Do you feel lucky, CEO?

Just a little bit of paraphrasing Dirty Harry to bring up an unusual topic of business management: Luck.

This is an almost taboo to discuss in business circles where everyone prefers to talk about plans of all sorts, about talents and skills, and about management, like luck would not exist. Well that is except for bad luck, which is still valuable as an excuse.

Unlike you might think by reading the first lines of this article, I am not a proponent of luck in business management. Actually, I am quite the type that will consider all sorts of scenarios and contingencies beforehand, but I also have to admit that luck, good or bad, does exist. So instead of arguing if luck is real or not, I have chosen to find ways of having some handle on it.

 

Luck exists

I would define luck by the occurrence of something that was not expected (or in many cases not anymore) to happen and which has positive impact on the performance of the business.

Every manager has experienced it. Sometimes the business environment is tough, you have tried everything you could to get the results you need and for a long time, nothing seems to work, most of the time as a result of adverse external reasons. You are not alone to experience it, your competitors struggle with the same challenges, and then when you are starting to wonder how to turn around the situation, it happens! You get what you wanted and business looks bright again. It has happened to all of us and yes then we all think the same: we have been lucky!

 

Luck is not a management tool

Although we all experience luck once in a while, this is not something that a manager can count on, just because of the unexpected character of luck.

Luck is not something that you can factor in, and yet it still is a factor in too many businesses. This is especially true in businesses that have been very successful or that have thrived in a very positive environment.

Just to give some examples, I would mention some hedge funds companies that instead of hedging were more interested in speculating. As long as the environment was positive, the speculation worked superbly, making some traders make personal fortunes and looking like finance wizards, until that day when things were just not as usual and the hedge fund goes bust. Actually, such traders were always doing the same, it mostly the environment that changed and they did not anticipate.

Another recent example I see of a business running too much on luck is the mortgage industry: just by making the assumption that a home is an investment that can only grow in value, some terrible mistakes have been made. Everything was going quite well until that day, when the interest rates had increased again and the mortgages had to be reset, getting home owners in trouble and also the lenders with all the ramifications that we still currently see.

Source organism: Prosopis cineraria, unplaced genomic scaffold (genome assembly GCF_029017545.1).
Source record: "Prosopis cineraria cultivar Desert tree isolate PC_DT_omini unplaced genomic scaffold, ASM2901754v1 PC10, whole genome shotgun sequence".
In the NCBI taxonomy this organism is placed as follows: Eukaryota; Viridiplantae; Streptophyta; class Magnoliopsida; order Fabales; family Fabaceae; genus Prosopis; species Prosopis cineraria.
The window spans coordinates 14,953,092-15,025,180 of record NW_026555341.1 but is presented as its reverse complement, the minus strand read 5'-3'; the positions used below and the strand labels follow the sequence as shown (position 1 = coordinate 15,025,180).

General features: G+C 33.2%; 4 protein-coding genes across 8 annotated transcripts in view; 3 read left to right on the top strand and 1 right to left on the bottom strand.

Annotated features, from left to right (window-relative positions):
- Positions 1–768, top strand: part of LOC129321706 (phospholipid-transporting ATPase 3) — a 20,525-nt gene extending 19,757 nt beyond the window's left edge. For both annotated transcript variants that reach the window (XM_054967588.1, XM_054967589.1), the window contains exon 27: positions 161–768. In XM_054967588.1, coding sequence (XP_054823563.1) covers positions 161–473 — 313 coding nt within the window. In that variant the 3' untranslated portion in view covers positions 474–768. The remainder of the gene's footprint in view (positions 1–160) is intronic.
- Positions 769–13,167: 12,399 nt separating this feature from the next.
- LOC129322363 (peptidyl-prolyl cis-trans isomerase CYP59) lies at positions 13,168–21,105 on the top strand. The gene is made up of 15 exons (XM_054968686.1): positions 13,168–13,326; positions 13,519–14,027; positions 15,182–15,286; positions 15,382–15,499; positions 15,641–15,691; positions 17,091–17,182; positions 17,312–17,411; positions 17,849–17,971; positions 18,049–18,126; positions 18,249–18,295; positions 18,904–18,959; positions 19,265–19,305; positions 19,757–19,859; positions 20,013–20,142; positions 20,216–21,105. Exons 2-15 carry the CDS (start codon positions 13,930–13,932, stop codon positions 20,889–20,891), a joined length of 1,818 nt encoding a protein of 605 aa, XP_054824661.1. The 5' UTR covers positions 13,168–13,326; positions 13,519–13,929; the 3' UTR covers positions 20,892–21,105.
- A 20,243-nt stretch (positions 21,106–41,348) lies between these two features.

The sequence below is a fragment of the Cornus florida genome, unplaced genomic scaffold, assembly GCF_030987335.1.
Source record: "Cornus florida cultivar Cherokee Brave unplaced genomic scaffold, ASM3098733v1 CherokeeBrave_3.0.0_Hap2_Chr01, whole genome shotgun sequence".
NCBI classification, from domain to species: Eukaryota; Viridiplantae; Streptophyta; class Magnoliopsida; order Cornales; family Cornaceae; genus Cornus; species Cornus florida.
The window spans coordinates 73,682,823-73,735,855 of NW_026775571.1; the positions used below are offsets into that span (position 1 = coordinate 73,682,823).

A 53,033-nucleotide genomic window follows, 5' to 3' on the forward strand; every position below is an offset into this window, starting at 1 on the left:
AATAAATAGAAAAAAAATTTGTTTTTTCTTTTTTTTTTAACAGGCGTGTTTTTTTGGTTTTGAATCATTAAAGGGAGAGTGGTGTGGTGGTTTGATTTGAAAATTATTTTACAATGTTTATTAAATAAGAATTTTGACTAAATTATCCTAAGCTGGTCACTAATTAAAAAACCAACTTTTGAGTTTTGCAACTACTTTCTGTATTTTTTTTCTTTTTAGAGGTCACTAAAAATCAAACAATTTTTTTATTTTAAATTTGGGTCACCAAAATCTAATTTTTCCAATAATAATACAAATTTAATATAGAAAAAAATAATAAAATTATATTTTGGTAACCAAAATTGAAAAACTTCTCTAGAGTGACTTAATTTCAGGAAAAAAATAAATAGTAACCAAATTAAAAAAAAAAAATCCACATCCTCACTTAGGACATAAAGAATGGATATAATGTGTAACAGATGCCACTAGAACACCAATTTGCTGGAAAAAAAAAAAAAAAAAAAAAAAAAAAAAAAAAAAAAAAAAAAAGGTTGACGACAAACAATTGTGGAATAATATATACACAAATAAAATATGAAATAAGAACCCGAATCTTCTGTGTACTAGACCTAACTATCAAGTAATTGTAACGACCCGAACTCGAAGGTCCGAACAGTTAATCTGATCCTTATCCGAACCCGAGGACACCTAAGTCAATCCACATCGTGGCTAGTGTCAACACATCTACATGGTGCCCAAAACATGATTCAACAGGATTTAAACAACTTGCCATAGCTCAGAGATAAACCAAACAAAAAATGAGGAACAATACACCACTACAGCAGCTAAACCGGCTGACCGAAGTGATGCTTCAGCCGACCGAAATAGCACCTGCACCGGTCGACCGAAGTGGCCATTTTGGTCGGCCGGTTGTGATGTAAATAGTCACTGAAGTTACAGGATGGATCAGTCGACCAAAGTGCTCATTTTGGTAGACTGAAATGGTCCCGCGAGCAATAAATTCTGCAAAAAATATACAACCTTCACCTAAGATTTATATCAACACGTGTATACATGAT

A business runs on luck when people do not analyze what the company is doing so well. It is very human to be less concerned about when a business is doing well than when it struggles. At the first sign of a bad result, you see management starting to ask lots of questions to know why the results are under forecast. When the business does well, then management tends to think that they really had it all figured out and tend to minimize the impact of external factor in the good performance. They are lucky, they take it for granted and become complacent, thus setting the stage for future bad luck!

 

Attracting luck

Running on luck and being complacent is just bad management. But what good managers can do and will do is to create conditions to attract luck. This can be done very easily.

The best way to attract luck is to assume that you will not be lucky and that you as a manager must make it happen. Assume that nothing will go as you wish, plan a worst case scenario!

Too often, I have seen companies heading to a disaster, just because they took action too late. They reacted instead of anticipating.

Anticipation is indeed the key, and it starts with a critical attitude towards planning and forecasting. A simple rule of thumb is to consider that you will achieve only half of what you aim at, that it will cost twice as much and that it will twice as long to achieve. Once you have your operations and departments working on that worse case scenario, you are creating more opportunities because you are planning to achieve a lot more than what is in the actual business plan. Of course, it costs more energy and time, but in the end you create more conditions for “luck”.

And should be really lucky and achieve more than you can handle, like generating more sales than you can fill in, just realize that you only have a luxury problem. It might not easy to solve but it is luxury!

The conclusion of this story can be sum up by the saying “Fortune favors the audacious”.

Copyright 2009 The Happy Future Group Consulting Ltd.

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